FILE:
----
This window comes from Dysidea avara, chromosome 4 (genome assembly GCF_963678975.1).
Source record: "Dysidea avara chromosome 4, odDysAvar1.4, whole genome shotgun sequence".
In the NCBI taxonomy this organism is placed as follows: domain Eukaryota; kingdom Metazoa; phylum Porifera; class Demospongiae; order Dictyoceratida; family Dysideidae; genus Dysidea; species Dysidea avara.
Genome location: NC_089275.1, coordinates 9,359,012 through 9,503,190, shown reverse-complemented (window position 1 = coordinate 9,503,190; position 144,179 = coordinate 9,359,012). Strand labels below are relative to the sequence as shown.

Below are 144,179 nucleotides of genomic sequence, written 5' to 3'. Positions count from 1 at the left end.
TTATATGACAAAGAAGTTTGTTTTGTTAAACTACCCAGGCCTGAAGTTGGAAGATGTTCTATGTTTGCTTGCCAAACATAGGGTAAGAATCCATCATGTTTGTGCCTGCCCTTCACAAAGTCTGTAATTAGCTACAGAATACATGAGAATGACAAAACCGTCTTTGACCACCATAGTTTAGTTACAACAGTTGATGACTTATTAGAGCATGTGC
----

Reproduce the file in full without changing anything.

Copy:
This window comes from Dysidea avara, chromosome 4 (genome assembly GCF_963678975.1).
Source record: "Dysidea avara chromosome 4, odDysAvar1.4, whole genome shotgun sequence".
In the NCBI taxonomy this organism is placed as follows: domain Eukaryota; kingdom Metazoa; phylum Porifera; class Demospongiae; order Dictyoceratida; family Dysideidae; genus Dysidea; species Dysidea avara.
Genome location: NC_089275.1, coordinates 9,359,012 through 9,503,190, shown reverse-complemented (window position 1 = coordinate 9,503,190; position 144,179 = coordinate 9,359,012). Strand labels below are relative to the sequence as shown.

Below are 144,179 nucleotides of genomic sequence, written 5' to 3'. Positions count from 1 at the left end.
TTATATGACAAAGAAGTTTGTTTTGTTAAACTACCCAGGCCTGAAGTTGGAAGATGTTCTATGTTTGCTTGCCAAACATAGGGTAAGAATCCATCATGTTTGTGCCTGCCCTTCACAAAGTCTGTAATTAGCTACAGAATACATGAGAATGACAAAACCGTCTTTGACCACCATAGTTTAGTTACAACAGTTGATGACTTATTAGAGCATGTGC